Johnson City (Tenn.) Medical Center, which just won Federal Trade Commission permission to buy six area hospitals from Columbia/HCA Healthcare Corp., now finds itself in another legal scrape. It's being sued by the newspaper in a bordering town for not handing over documents the newspaper wants to write about.
The newspaper, the Kingsport Times-News, paid $100 to become a member of the hospital corporation in 1996.
"The Tennessee code does provide that a not-for-profit hospital must maintain minutes of all meetings of boards of directors," Times-News Managing Editor Ted Como said. "It also provides for inspection of those minutes by members of the corporation. We're members of the corporation, and we're entitled to see them."
Actually, the newspaper has received most of those minutes, but didn't get everything it asked for. The hospital blanked out certain portions that it says are private and confidential. The newspaper seeks unredacted minutes.
So after a flurry of legal correspondence throughout June, the Times-News filed suit in Washington County Circuit Court on June 26. "It's unusual for a newspaper to be filing a lawsuit that does not involve public records," Como said. "The same mission drives us in this instance: to obtain information that would be of interest to our readers."
Any person or organization can purchase for $100 a membership in the Johnson City Medical Center corporation. The corporation has 800 members in the region and an elected board of directors.
The Times-News has been writing about the hospital for months. In front-page articles it has detailed the hospital's expenditures, legal affairs, executives' compensation and board members' business deals with the hospital. In July it revealed the fact that the Tennessee attorney general served the hospital with a civil investigative demand regarding the pending Columbia deal. The attorney general has the power to challenge an acquisition if it raises antitrust concerns.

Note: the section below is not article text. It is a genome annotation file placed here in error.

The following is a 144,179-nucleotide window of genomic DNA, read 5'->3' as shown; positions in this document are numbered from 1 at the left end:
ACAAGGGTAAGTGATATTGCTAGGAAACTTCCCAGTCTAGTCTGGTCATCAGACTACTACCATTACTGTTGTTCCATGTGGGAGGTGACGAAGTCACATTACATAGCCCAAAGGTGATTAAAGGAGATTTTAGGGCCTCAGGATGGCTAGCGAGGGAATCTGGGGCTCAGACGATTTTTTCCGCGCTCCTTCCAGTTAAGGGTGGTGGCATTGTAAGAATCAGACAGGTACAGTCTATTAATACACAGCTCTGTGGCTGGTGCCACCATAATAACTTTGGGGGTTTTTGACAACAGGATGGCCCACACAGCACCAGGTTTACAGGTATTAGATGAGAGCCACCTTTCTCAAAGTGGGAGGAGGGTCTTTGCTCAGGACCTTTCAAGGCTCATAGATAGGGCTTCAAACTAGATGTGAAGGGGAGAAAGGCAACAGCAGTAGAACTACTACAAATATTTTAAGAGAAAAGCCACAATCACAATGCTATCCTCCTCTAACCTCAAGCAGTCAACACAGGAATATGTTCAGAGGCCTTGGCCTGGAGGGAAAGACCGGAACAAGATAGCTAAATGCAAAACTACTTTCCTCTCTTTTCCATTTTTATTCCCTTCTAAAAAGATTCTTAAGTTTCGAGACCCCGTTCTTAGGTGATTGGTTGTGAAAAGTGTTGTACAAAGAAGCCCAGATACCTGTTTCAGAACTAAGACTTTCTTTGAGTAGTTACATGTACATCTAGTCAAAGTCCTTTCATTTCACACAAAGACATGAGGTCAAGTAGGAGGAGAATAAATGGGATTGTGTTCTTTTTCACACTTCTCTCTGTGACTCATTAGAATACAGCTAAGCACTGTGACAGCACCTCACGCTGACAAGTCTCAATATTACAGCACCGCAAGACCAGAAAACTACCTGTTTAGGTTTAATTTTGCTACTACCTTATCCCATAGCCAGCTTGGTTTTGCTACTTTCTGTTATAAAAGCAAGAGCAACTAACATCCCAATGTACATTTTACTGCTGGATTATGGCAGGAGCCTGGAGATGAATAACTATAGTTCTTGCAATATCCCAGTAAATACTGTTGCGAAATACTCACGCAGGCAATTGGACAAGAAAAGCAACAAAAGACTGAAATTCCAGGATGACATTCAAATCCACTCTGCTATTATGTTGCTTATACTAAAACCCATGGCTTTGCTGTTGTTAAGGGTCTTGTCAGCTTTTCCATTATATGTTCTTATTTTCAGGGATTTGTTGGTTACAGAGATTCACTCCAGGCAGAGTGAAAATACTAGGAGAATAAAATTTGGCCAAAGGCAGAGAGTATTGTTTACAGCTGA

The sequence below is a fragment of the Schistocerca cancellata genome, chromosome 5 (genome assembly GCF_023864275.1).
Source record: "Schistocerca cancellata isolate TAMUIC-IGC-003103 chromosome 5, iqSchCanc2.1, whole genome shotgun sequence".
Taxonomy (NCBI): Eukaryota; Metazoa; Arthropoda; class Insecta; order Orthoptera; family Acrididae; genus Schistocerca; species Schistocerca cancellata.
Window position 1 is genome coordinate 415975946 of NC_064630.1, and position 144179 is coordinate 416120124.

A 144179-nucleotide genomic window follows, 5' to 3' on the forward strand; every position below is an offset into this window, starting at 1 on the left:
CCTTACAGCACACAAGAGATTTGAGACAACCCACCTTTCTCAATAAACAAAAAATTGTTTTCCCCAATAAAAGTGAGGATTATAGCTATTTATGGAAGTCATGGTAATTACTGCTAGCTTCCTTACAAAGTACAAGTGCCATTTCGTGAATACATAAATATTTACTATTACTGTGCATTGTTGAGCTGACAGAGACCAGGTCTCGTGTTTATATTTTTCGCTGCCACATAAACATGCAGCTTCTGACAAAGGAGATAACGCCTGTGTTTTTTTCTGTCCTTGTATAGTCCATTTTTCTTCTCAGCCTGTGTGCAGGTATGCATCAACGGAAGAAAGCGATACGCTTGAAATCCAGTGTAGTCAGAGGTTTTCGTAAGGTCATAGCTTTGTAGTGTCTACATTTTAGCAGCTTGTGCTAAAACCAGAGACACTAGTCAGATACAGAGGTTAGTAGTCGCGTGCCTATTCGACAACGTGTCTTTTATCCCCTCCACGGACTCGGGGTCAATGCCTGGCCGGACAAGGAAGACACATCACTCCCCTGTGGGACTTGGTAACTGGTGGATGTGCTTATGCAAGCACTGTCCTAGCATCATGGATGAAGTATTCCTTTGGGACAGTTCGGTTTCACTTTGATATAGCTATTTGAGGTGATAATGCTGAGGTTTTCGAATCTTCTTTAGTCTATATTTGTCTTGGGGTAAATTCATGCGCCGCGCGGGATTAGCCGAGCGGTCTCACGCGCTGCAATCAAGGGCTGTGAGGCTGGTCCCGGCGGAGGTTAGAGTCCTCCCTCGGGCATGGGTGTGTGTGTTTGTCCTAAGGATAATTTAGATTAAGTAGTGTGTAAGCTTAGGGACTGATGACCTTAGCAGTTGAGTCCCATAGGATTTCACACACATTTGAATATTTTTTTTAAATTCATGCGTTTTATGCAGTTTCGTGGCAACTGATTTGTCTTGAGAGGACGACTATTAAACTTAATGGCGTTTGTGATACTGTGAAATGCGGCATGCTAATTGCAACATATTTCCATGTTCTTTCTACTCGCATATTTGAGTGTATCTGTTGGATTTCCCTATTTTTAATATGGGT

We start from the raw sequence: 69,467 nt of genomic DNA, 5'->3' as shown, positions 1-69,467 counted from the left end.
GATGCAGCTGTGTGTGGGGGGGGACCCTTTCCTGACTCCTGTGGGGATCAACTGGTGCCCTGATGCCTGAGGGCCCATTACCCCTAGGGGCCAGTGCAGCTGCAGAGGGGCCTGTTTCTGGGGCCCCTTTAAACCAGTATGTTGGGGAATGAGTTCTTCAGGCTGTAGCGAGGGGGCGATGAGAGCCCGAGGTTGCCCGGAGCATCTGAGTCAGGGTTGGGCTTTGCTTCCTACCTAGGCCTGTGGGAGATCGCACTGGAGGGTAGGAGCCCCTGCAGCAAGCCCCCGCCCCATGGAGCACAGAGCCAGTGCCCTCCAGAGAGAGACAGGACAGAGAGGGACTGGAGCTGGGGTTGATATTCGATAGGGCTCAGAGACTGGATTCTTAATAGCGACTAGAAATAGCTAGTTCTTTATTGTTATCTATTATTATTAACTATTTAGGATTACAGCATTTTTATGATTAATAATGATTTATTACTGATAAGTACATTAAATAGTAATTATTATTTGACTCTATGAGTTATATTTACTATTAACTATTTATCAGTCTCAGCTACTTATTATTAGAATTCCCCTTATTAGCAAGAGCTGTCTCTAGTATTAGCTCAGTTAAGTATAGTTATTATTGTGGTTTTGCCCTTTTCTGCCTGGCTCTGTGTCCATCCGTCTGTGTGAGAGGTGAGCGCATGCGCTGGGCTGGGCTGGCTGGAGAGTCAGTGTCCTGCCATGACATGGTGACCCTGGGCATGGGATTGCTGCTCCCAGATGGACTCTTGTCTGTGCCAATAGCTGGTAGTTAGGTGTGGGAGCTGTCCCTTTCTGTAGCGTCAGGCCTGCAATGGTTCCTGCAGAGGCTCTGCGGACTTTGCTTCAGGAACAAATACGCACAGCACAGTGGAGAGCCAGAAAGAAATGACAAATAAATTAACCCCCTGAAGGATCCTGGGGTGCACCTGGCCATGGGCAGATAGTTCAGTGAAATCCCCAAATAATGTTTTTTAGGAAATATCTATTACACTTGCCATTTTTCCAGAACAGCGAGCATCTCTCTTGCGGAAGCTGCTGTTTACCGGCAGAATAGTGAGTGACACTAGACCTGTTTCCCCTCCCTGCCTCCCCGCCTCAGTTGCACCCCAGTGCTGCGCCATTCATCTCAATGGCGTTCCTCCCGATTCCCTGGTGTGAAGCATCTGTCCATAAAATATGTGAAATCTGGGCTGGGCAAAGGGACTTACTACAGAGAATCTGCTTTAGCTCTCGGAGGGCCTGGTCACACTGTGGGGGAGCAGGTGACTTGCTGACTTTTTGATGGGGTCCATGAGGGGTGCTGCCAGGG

The newspaper also revealed the hospital's organized letter-writing campaign to the FTC in support of the purchase.
The hospital declined to confirm or deny the attorney general's investigation and regards the newspaper as a hostile force.
Hospital attorney Frank Anderson said that under Tennessee law, the request for minutes must be "made in good faith and for a proper purpose," and describe in "reasonable particularity" the reason they are needed. The newspaper neither acted in good faith nor for a proper purpose, and it failed to describe what it intends to do with the information, he said.
Anderson thinks the newspaper's real intent is to disrupt the medical center's purchase of the Columbia facilities.
In a spirit of cooperation, however, Anderson agreed to hand over the minutes, but he excised about 2% containing details of the Columbia deal. That part, he said, was subject to a confidentiality clause with Columbia and could scuttle the deal. Another part he redacted addressed peer review and medical quality, which he said is privileged and confidential.
The Kingsport Times-News sells 48,000 copies a day in the three cities in northeastern Tennessee, including Kingsport, Johnson City and Bristol. It was forced to retract one of its stories, which stated that hospital directors had not filed reports describing their business activities with the hospital, as required under state law. It turned out later that the law applied to Blue Cross and Blue Shield plans, not hospitals.
Como takes pains to point out that the newspaper editorially supports the Columbia acquisition but that Johnson City should then divest at least one hospital.
If Columbia's North Side Hospital in Johnson City were bought by JCMC and then resold to Wellmont Health System, a competitor that operates hospitals in Bristol and Kingsport, it would enhance competition throughout the region, the newspaper argued.
"Our intentions are to acquire all the facilities," Anderson replied. "The Kingsport paper endorsing those acquisitions, less one or more of the facilities, is not supportive of our position."
The newspaper and the hospital are trying to avert a long legal struggle and costly depositions. Top management at each organization agreed earlier this month to sit down together with their lawyers to attempt to reach an accommodation, Como said. The date has not been set.
There's one other unusual aspect of the situation: Johnson City Medical Center's board chairman, Tom Hodge, is also editorial director of the hometown Johnson City Press newspaper. The paper has printed little about the recent developments since the Kingsport paper began its wall-to-wall coverage. While Hodge said his paper's coverage has been "very fair," he called the Kingsport paper's coverage "a hatchet job." He blames that on the historical rivalry between the two towns.